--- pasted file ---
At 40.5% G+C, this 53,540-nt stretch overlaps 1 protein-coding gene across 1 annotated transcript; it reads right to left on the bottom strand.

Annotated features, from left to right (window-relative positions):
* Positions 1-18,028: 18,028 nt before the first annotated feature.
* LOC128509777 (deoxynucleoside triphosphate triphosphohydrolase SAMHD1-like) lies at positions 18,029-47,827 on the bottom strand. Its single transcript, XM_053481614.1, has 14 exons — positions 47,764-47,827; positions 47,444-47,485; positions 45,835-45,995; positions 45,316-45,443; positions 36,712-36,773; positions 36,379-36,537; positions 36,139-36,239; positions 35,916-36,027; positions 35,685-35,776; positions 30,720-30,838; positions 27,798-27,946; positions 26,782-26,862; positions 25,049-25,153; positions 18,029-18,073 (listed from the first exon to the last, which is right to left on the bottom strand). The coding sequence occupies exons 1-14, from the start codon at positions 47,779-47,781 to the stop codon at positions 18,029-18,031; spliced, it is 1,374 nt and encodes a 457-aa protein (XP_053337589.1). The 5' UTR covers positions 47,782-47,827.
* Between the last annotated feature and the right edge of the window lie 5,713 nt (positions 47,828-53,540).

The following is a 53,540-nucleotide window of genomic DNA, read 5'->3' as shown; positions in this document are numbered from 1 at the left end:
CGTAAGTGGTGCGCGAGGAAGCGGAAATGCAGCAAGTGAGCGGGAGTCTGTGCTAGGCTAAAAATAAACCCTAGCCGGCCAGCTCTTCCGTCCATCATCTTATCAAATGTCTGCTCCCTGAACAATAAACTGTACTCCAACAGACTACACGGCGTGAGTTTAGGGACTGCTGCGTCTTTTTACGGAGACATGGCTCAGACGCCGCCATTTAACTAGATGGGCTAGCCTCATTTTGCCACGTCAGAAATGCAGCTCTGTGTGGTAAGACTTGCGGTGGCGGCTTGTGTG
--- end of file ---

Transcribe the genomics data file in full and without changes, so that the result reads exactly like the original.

At 40.5% G+C, this 53,540-nt stretch overlaps 1 protein-coding gene across 1 annotated transcript; it reads right to left on the bottom strand.

Annotated features, from left to right (window-relative positions):
* Positions 1-18,028: 18,028 nt before the first annotated feature.
* LOC128509777 (deoxynucleoside triphosphate triphosphohydrolase SAMHD1-like) lies at positions 18,029-47,827 on the bottom strand. Its single transcript, XM_053481614.1, has 14 exons — positions 47,764-47,827; positions 47,444-47,485; positions 45,835-45,995; positions 45,316-45,443; positions 36,712-36,773; positions 36,379-36,537; positions 36,139-36,239; positions 35,916-36,027; positions 35,685-35,776; positions 30,720-30,838; positions 27,798-27,946; positions 26,782-26,862; positions 25,049-25,153; positions 18,029-18,073 (listed from the first exon to the last, which is right to left on the bottom strand). The coding sequence occupies exons 1-14, from the start codon at positions 47,779-47,781 to the stop codon at positions 18,029-18,031; spliced, it is 1,374 nt and encodes a 457-aa protein (XP_053337589.1). The 5' UTR covers positions 47,782-47,827.
* Between the last annotated feature and the right edge of the window lie 5,713 nt (positions 47,828-53,540).

The following is a 53,540-nucleotide window of genomic DNA, read 5'->3' as shown; positions in this document are numbered from 1 at the left end:
CGTAAGTGGTGCGCGAGGAAGCGGAAATGCAGCAAGTGAGCGGGAGTCTGTGCTAGGCTAAAAATAAACCCTAGCCGGCCAGCTCTTCCGTCCATCATCTTATCAAATGTCTGCTCCCTGAACAATAAACTGTACTCCAACAGACTACACGGCGTGAGTTTAGGGACTGCTGCGTCTTTTTACGGAGACATGGCTCAGACGCCGCCATTTAACTAGATGGGCTAGCCTCATTTTGCCACGTCAGAAATGCAGCTCTGTGTGGTAAGACTTGCGGTGGCGGCTTGTGTG